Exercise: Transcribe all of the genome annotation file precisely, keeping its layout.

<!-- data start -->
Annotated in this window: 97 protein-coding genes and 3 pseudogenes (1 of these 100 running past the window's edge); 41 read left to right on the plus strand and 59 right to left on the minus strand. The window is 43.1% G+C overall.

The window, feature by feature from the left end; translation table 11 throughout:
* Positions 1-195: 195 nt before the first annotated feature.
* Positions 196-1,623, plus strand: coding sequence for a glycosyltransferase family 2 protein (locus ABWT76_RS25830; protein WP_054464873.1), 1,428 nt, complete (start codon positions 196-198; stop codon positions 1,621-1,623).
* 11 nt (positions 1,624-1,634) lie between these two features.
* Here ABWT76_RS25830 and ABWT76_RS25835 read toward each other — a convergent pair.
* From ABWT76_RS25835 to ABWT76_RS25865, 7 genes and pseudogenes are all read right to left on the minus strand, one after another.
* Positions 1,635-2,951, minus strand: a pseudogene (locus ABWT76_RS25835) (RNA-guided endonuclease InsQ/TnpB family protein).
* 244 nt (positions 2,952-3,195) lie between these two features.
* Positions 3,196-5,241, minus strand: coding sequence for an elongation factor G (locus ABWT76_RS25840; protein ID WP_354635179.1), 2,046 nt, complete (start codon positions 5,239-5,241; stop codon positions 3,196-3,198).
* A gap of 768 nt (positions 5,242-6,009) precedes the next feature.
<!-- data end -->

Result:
Annotated in this window: 97 protein-coding genes and 3 pseudogenes (1 of these 100 running past the window's edge); 41 read left to right on the plus strand and 59 right to left on the minus strand. The window is 43.1% G+C overall.

The window, feature by feature from the left end; translation table 11 throughout:
* Positions 1-195: 195 nt before the first annotated feature.
* Positions 196-1,623, plus strand: coding sequence for a glycosyltransferase family 2 protein (locus ABWT76_RS25830; protein WP_054464873.1), 1,428 nt, complete (start codon positions 196-198; stop codon positions 1,621-1,623).
* 11 nt (positions 1,624-1,634) lie between these two features.
* Here ABWT76_RS25830 and ABWT76_RS25835 read toward each other — a convergent pair.
* From ABWT76_RS25835 to ABWT76_RS25865, 7 genes and pseudogenes are all read right to left on the minus strand, one after another.
* Positions 1,635-2,951, minus strand: a pseudogene (locus ABWT76_RS25835) (RNA-guided endonuclease InsQ/TnpB family protein).
* 244 nt (positions 2,952-3,195) lie between these two features.
* Positions 3,196-5,241, minus strand: coding sequence for an elongation factor G (locus ABWT76_RS25840; protein ID WP_354635179.1), 2,046 nt, complete (start codon positions 5,239-5,241; stop codon positions 3,196-3,198).
* A gap of 768 nt (positions 5,242-6,009) precedes the next feature.